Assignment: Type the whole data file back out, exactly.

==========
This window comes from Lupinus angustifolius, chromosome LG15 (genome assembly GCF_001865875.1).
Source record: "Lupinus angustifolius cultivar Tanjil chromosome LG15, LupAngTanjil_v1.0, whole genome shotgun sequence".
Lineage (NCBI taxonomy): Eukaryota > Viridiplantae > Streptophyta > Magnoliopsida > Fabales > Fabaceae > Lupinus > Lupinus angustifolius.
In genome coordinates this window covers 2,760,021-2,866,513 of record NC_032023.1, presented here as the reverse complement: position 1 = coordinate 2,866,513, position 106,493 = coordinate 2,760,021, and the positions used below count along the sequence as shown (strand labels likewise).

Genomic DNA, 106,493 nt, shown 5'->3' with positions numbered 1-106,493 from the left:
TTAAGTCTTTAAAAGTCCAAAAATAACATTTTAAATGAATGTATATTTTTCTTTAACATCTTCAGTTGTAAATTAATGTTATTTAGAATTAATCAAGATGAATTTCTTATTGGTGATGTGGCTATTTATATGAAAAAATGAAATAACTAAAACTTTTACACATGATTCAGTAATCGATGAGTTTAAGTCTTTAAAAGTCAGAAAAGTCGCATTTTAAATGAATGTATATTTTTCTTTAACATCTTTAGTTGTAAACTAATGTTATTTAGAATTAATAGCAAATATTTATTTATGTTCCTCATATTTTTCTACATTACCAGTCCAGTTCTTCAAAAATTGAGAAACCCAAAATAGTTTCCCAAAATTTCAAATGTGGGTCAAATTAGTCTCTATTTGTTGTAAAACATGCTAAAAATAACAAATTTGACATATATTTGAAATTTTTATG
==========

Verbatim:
This window comes from Lupinus angustifolius, chromosome LG15 (genome assembly GCF_001865875.1).
Source record: "Lupinus angustifolius cultivar Tanjil chromosome LG15, LupAngTanjil_v1.0, whole genome shotgun sequence".
Lineage (NCBI taxonomy): Eukaryota > Viridiplantae > Streptophyta > Magnoliopsida > Fabales > Fabaceae > Lupinus > Lupinus angustifolius.
In genome coordinates this window covers 2,760,021-2,866,513 of record NC_032023.1, presented here as the reverse complement: position 1 = coordinate 2,866,513, position 106,493 = coordinate 2,760,021, and the positions used below count along the sequence as shown (strand labels likewise).

Genomic DNA, 106,493 nt, shown 5'->3' with positions numbered 1-106,493 from the left:
TTAAGTCTTTAAAAGTCCAAAAATAACATTTTAAATGAATGTATATTTTTCTTTAACATCTTCAGTTGTAAATTAATGTTATTTAGAATTAATCAAGATGAATTTCTTATTGGTGATGTGGCTATTTATATGAAAAAATGAAATAACTAAAACTTTTACACATGATTCAGTAATCGATGAGTTTAAGTCTTTAAAAGTCAGAAAAGTCGCATTTTAAATGAATGTATATTTTTCTTTAACATCTTTAGTTGTAAACTAATGTTATTTAGAATTAATAGCAAATATTTATTTATGTTCCTCATATTTTTCTACATTACCAGTCCAGTTCTTCAAAAATTGAGAAACCCAAAATAGTTTCCCAAAATTTCAAATGTGGGTCAAATTAGTCTCTATTTGTTGTAAAACATGCTAAAAATAACAAATTTGACATATATTTGAAATTTTTATG